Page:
The ecological rhetorical model, unlike a closed network system, opens up all possibilities for connections and influences in an open network. When introducing this system, she explains “an ecological, or affective, rhetorical model [as] one that reads rhetoric both as a process of distributed emergence and as an ongoing circulation process” (13, emphasis in original). The open, ecological rhetorical model exhibits rhetoric as “infected by the viral intensities that are circulating in the social field” where rhetoric will “evolve in aparallel ways” which don’t share a carbon-copy situation, but “certain contagions and energy” (14). Simply put, the expansion of connectors from each node is exponential and influential, creating/changing a multitude of “processes, events, and bodies” (14). If the network is a useful tool to help us analyze particular situations in a manageable way, the ecological model is the method to find the influence of nodes in both related and unrelated situations in a fluid temporal space.

       To put these two methods of analysis in perspective, I want to show how we can analyze a student within the First-Year Writing Program (FYWP) at Eastern Michigan University (EMU). A student enrolled in the FYWP enters a seemingly tangible network which is not always made explicit in the classroom, although it is suggested to the student through the five program outcomes: rhetoric, process, conventions, multimodality, and reflection. The outcomes, posted on the program website and wiki, as well as printed in the assigned textbook, Understanding Rhetoric, explicitly shows how they connect the two composition classes that make up the FYWP, WRTG120 and WRTG121. If made explicit, the student can see how they are connected to the course and program, and in extension the university, based on these principles since the student will be interacting with these outcomes to demonstrate understanding regardless of section in all composition classes. In order to feel any sort of connectivity to the instructor, peers, or program, it is imperative for them to see this network take form. In the event that the instructor does not present the outcomes in a way that promotes the connectivity, the students may never be aware of the network and ecological structure of FYW, which does them a disservice. If we are at all invested in their education and want to create free, critical thinkers, we must set them on the networked, ecological path to prevent students becoming interchangeable parts in the university business model.

Eastern Michigan University’s First-Year Writing Program Course Outcomes 

       Once the student feels a sense of connectivity, it is important for the instructor to engage with the idea of agency. Steve Accardi explains how all studies in agency revolve around the idea that “an ability, power, or authority [can] be possessed by a subject or subjects” (2). In writing studies, it “suggests a writer is a rational individual, capable of inventing ideas autonomously and pursuing an intention to engage or provoke an audience” (Accardi 2). This concept is explored through all five core principles of the program, but this doesn’t necessarily connect the student to the network they are engaging in. Carolyn Miller suggests, in her article “What can Automation Tell Us About Agency?,” a “decentering of the subject-the death of the author//agent-signals a crisis for agency, or perhaps more accurately, for rhetoric, since traditional rhetoric requires the possibility for influence that agency entails” (143). This decentering then takes the connectivity of the students and instructor into a larger network with non-human actors, such as the curriculum, physical classroom, and program outcomes.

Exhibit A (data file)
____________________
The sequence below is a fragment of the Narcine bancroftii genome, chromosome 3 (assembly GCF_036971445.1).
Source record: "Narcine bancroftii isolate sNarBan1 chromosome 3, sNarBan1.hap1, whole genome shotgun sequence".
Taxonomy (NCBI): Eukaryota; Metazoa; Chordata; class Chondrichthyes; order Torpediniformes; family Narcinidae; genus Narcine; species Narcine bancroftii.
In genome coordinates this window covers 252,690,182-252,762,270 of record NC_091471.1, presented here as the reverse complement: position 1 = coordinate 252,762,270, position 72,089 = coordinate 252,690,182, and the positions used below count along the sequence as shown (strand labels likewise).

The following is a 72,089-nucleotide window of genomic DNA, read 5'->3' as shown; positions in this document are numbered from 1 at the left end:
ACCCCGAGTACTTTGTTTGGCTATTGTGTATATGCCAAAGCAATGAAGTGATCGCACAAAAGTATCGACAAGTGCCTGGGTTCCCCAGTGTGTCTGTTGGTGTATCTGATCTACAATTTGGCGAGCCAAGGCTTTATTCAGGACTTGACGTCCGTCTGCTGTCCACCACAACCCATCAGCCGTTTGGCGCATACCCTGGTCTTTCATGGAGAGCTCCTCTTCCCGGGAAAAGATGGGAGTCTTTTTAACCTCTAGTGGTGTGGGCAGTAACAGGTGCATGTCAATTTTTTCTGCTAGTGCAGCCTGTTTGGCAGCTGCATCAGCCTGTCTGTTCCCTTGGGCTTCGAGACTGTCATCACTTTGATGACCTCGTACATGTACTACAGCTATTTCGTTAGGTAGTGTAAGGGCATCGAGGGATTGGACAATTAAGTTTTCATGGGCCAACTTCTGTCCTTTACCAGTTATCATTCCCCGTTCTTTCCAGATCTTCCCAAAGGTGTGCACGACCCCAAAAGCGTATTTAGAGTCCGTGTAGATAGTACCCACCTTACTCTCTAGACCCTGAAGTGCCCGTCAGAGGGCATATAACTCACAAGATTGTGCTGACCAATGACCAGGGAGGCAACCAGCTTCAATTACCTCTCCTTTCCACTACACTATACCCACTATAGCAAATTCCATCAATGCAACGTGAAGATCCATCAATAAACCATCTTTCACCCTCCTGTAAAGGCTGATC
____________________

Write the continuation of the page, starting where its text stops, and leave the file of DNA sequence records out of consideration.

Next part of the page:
Once the student is aware of the network, the student then can look beyond their own subjectivity and be granted agency to engage in the network at large. Cooper explains that agency is “interpellated, a role they can perform or a node they can occupy temporarily” (423), which suggests that agency is not always embodied by the students and that an aspect of the network, many times the instructor, must offer an invitation to give power/agency to the student to both engage with the network, as well as perform inside the classroom (423). The classroom, and FYWP at large, is what Amin and Thrift would call a “container” in the network and ecological model (qtd in Edbauer11). The analogy of the classroom as container and city as container is helpful to understand how the classes are situated in the ecology. Edbauer furthers the city/container example by explaining “that Austin is a container for the local elements within a given space, much as New York is a container for another set of local elements. Talking about those two different cities merely involves talking about the different elements held by the same (kind of) container called ‘city’” (Edbauer 11, emphasis my own). Following the example of the city, the classroom and program can be seen as a verb because the framework–program outcomes, curriculum, and pedagogical instruction–possesses unique qualities not found in all other classroom/program networks (Edbauer 11). All classrooms and FYWP’s share similar characteristics, which makes them containers in a network. However, due to the connectivity of the unique ties the composition classroom has to the program at large, “these sites are sustained by the amalgam of processes, which can be described in ecological terms of varying intensities of encounters and interactions,” making each class slightly unique due to the instructors and students’ conduct in each node (Edbauer 13).